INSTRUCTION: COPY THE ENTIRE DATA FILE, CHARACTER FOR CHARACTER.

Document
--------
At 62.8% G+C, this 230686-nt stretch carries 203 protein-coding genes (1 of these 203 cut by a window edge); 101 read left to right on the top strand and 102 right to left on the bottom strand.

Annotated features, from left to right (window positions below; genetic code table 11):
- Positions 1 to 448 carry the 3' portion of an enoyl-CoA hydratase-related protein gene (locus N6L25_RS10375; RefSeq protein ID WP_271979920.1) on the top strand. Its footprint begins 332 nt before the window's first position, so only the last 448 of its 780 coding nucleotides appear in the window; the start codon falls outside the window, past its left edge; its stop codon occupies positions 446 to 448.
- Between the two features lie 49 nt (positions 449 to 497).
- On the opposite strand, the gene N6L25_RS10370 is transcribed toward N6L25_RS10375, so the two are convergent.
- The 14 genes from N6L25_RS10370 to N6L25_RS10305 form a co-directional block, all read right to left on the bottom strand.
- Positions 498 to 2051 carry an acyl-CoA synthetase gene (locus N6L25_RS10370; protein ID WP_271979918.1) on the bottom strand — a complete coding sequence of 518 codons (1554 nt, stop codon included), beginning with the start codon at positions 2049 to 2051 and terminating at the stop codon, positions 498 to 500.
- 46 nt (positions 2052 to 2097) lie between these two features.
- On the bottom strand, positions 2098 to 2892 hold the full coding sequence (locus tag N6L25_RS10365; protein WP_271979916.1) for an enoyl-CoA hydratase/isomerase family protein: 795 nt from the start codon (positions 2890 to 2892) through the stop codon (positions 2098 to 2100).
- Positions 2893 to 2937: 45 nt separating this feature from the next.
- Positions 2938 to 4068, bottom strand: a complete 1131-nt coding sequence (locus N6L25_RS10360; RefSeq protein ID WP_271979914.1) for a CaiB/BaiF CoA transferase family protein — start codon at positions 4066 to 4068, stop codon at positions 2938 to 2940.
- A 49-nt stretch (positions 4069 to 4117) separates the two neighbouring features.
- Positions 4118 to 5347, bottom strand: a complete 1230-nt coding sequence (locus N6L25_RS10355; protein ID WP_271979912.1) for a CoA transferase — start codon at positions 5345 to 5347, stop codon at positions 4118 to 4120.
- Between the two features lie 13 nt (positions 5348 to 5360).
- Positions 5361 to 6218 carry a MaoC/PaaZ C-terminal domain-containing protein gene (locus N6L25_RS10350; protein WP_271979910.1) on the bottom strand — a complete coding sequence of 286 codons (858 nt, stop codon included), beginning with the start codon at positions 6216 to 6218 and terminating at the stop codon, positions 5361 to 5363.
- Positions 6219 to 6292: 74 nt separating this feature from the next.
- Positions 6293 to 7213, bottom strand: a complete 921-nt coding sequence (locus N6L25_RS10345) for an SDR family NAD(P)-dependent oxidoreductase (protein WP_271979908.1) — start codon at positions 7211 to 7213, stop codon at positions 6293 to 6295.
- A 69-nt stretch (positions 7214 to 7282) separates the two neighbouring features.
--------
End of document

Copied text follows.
At 62.8% G+C, this 230686-nt stretch carries 203 protein-coding genes (1 of these 203 cut by a window edge); 101 read left to right on the top strand and 102 right to left on the bottom strand.

Annotated features, from left to right (window positions below; genetic code table 11):
- Positions 1 to 448 carry the 3' portion of an enoyl-CoA hydratase-related protein gene (locus N6L25_RS10375; RefSeq protein ID WP_271979920.1) on the top strand. Its footprint begins 332 nt before the window's first position, so only the last 448 of its 780 coding nucleotides appear in the window; the start codon falls outside the window, past its left edge; its stop codon occupies positions 446 to 448.
- Between the two features lie 49 nt (positions 449 to 497).
- On the opposite strand, the gene N6L25_RS10370 is transcribed toward N6L25_RS10375, so the two are convergent.
- The 14 genes from N6L25_RS10370 to N6L25_RS10305 form a co-directional block, all read right to left on the bottom strand.
- Positions 498 to 2051 carry an acyl-CoA synthetase gene (locus N6L25_RS10370; protein ID WP_271979918.1) on the bottom strand — a complete coding sequence of 518 codons (1554 nt, stop codon included), beginning with the start codon at positions 2049 to 2051 and terminating at the stop codon, positions 498 to 500.
- 46 nt (positions 2052 to 2097) lie between these two features.
- On the bottom strand, positions 2098 to 2892 hold the full coding sequence (locus tag N6L25_RS10365; protein WP_271979916.1) for an enoyl-CoA hydratase/isomerase family protein: 795 nt from the start codon (positions 2890 to 2892) through the stop codon (positions 2098 to 2100).
- Positions 2893 to 2937: 45 nt separating this feature from the next.
- Positions 2938 to 4068, bottom strand: a complete 1131-nt coding sequence (locus N6L25_RS10360; RefSeq protein ID WP_271979914.1) for a CaiB/BaiF CoA transferase family protein — start codon at positions 4066 to 4068, stop codon at positions 2938 to 2940.
- A 49-nt stretch (positions 4069 to 4117) separates the two neighbouring features.
- Positions 4118 to 5347, bottom strand: a complete 1230-nt coding sequence (locus N6L25_RS10355; protein ID WP_271979912.1) for a CoA transferase — start codon at positions 5345 to 5347, stop codon at positions 4118 to 4120.
- Between the two features lie 13 nt (positions 5348 to 5360).
- Positions 5361 to 6218 carry a MaoC/PaaZ C-terminal domain-containing protein gene (locus N6L25_RS10350; protein WP_271979910.1) on the bottom strand — a complete coding sequence of 286 codons (858 nt, stop codon included), beginning with the start codon at positions 6216 to 6218 and terminating at the stop codon, positions 5361 to 5363.
- Positions 6219 to 6292: 74 nt separating this feature from the next.
- Positions 6293 to 7213, bottom strand: a complete 921-nt coding sequence (locus N6L25_RS10345) for an SDR family NAD(P)-dependent oxidoreductase (protein WP_271979908.1) — start codon at positions 7211 to 7213, stop codon at positions 6293 to 6295.
- A 69-nt stretch (positions 7214 to 7282) separates the two neighbouring features.